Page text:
In my day job, I'm a great believer in breaking tasks down as far as possible so that code can be reviewed in small branches and small commits. But when you're working on your own project, it's easy to jump around from task to task as the mood takes you. You can't be bothered with creating branches for every ticket - after all, who's going to review your code?. Half the time, you can't even be bothered creating tickets - you're the product owner, and the backlog is largely in your head.

That butterfly tendency, plus the number of patches I'm applying to core and contributed modules, means that my local site has far more uncommitted change than I'd normally be comfortable with. Using git change lists in PhpStorm has really helped me to cope with the chaos.

On the subject of patches, I've finally got round to trying out Dave Reid's patch tool - it's working really well so far.

This process has reinforced in my mind the value of testing things like migrations on a small sample set. Thankfully, the Drupal 6 version of the Admin Views module lets you bulk delete nodes and taxonomy terms - I couldn't face tweaking the migration while running multiple iterations of importing 3828 terms.

Which reminds me, xdebug is great, but remember to disable it after you've finished with it, otherwise using the site in your VM will be slow, and as Joel Spolsky says, when things run slowly, you get distracted and your productivity suffers. Humans are not good at multitasking, especially when those tasks are complex and unfamiliar.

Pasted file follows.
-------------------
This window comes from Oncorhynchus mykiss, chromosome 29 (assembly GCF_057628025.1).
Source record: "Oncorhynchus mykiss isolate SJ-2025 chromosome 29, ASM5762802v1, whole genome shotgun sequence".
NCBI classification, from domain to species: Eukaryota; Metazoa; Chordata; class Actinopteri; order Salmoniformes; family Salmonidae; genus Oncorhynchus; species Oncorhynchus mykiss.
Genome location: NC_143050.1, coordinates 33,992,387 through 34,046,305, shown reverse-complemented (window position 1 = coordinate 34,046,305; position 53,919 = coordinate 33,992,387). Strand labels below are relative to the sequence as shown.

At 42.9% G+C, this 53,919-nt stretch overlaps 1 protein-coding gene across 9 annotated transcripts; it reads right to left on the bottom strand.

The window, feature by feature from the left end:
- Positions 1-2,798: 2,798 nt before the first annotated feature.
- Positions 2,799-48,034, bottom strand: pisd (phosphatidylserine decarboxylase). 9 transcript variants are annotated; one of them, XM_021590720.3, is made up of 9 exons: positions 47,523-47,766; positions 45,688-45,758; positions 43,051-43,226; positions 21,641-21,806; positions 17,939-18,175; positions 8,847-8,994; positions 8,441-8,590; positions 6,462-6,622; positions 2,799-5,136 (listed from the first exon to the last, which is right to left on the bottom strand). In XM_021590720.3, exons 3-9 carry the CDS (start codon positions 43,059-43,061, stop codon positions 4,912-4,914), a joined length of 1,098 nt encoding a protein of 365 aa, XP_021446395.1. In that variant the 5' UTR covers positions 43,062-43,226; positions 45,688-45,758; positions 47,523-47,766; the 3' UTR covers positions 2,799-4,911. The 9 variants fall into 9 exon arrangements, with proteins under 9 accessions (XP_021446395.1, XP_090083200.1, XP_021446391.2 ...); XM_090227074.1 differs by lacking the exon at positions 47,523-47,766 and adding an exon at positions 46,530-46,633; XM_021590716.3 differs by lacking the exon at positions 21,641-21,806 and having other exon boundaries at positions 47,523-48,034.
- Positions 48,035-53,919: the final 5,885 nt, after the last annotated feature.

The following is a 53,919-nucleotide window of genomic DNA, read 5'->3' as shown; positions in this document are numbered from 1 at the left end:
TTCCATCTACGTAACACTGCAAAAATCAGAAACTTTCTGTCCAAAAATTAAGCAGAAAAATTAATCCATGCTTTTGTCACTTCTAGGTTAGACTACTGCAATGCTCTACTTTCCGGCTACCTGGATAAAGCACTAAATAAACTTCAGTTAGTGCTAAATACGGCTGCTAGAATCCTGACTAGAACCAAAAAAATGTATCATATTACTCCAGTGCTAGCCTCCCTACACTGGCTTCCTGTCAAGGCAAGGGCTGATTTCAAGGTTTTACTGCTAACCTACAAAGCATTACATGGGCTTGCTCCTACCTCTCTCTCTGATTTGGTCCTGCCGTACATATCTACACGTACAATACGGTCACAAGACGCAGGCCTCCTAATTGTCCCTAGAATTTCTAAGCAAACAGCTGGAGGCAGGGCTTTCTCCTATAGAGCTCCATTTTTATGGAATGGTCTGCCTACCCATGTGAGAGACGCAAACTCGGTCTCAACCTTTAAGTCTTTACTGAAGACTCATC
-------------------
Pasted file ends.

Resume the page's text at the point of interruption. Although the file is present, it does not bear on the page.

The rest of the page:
And when we try to multitask, we don't think straight. I've just spent an hour debugging something that should just work, because the logic in my taxonomy term source plugin was based on a piece of confusion that now seems obvious and stupid. For reference, in Drupal 6, the 'term_node' table connects nodes with the taxonomy terms they're tagged with, and vid refers to the node revision ID, whereas the 'taxonomynode' table connects terms with their related taxonomy node, and vid refers to the vocabulary ID.

The bad news is that the mappings from nodes to taxonomy terms aren't being migrated properly - for some strange reason they're being registered correctly, but all the rows are being ignored.

The good news is that the work in progress is now online for the world to see. For one thing, it's easier to do cross-browser testing that way, rather than faffing around with virtual machines and proxy tunnels and all that sort of nonsense.

So please, have a look, and if you spot any bugs, let me know by creating an issue on the project board.